Tower Wharf, UK


Wirral Waters is said to be the largest regeneration project in the UK and will eventually transform more than 500 acres of Birkenhead’s former docks into a new business and leisure destination. It is also set to become one of the most sustainable enterprise zones in the country as well as an exciting place to live, work and spend time. Design plans envisage an area that is not over reliant on the car and to achieve this aim the construction of a tram network to link into the existing Mersey rail system has been mooted.

One of the scheme’s first office developments is known as Tower Wharf. It is a four-storey building aiming for a BREEAM ‘Excellent’ rating and will offer 4,450m² of flexible Grade, an open plan office space. The building includes a top floor roof terrace affording views over the adjacent former dockside waterfront and the extensive landscaping that will eventually surround the structure. This project will deliver much needed accommodation and employment opportunities for a scheme which will boost business and generate investment into the area, as per Eric Wright Construction Operations Director Jonathon Rayner. Working on behalf of the main contractor Eric Wright Construction, Leach Structural Steelwork has fabricated, supplied and erected 375t of steel for Tower Wharf. Using one 35t-capacity mobile crane for the entire steel erection programme, Leach also installed 6,000m² of metal decking and two precast staircases during its eight-week onsite programme. A steel construction solution was chosen for this building as it was the most economical. The steel frame is founded on piled foundations and has been designed and erected around an irregular grid pattern to suit the architect’s layout. However, the majority of the grid is based around columns set at 7.5m centres, which suits the curtain walling mullions across the building. The structure is approximately 98m long × 16.5m wide and internally it has a predominantly open plan design, while externally it will be fully clad with glass.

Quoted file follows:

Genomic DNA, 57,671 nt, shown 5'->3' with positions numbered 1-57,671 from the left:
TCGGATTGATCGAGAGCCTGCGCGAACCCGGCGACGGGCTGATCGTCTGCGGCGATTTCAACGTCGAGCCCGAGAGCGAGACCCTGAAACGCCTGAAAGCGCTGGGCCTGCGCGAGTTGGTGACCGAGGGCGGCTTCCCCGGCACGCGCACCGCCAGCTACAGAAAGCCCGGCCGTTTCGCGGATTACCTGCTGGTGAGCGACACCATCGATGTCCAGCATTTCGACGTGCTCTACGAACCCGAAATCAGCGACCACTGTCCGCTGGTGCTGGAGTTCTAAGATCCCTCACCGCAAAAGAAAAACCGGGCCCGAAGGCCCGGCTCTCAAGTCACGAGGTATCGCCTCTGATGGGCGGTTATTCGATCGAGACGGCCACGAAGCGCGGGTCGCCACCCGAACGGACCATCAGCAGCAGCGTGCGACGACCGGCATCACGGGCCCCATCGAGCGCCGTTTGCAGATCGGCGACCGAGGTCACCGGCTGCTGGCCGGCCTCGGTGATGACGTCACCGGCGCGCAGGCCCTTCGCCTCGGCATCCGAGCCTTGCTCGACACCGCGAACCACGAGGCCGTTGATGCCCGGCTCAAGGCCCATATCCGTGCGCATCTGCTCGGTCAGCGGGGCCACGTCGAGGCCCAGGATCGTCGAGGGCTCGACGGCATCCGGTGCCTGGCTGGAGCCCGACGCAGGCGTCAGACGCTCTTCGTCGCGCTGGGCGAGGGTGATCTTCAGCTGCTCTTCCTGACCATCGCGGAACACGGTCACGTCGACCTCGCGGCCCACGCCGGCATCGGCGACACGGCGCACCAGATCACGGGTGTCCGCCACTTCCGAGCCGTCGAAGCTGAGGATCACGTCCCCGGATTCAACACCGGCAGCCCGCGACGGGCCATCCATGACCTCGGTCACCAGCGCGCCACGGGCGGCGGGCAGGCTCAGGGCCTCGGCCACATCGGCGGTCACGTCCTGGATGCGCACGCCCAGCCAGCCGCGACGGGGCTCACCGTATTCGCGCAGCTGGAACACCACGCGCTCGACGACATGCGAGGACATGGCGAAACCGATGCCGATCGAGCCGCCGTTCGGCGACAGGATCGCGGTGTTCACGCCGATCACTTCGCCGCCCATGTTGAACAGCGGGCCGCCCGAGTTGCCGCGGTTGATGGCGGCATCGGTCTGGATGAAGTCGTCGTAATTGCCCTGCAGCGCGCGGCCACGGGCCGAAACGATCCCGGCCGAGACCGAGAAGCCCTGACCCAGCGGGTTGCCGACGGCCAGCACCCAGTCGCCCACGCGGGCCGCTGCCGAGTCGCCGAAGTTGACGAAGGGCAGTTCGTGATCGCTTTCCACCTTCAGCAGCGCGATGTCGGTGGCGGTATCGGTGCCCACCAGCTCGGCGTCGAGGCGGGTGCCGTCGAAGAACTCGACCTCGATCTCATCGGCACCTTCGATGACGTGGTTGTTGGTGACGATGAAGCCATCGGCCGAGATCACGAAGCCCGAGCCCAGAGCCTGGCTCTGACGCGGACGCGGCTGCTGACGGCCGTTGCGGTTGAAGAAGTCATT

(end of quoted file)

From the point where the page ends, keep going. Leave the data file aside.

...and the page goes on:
The structure references the materials and proportions of the surrounding buildings, with its recessed ground floor and the stepped back roof profile creating a shape reminiscent of the trade vessels that once would have stood in the nearby docks. Structural stability is achieved by the use of moment frames, and bracing located in lift and stair cores. Additional stability is derived from feature architectural Macalloy cross bracing that has been installed at both end elevations. This will remain visible within the completed scheme, while internally further Macalloy bracing, around staircases, will also be left exposed. This is of huge importance, given that it kick starts the regeneration of Wirral Waters. It is a significant step in Council’s vision to regenerate Wirral, and demonstrates that even at a time of such economic difficulties it continues to make significant progress towards the delivery of their ambitious investment strategy. The challenge is to ensure this exciting vision delivers real benefits for residents and businesses of Wirral and the Liverpool City region.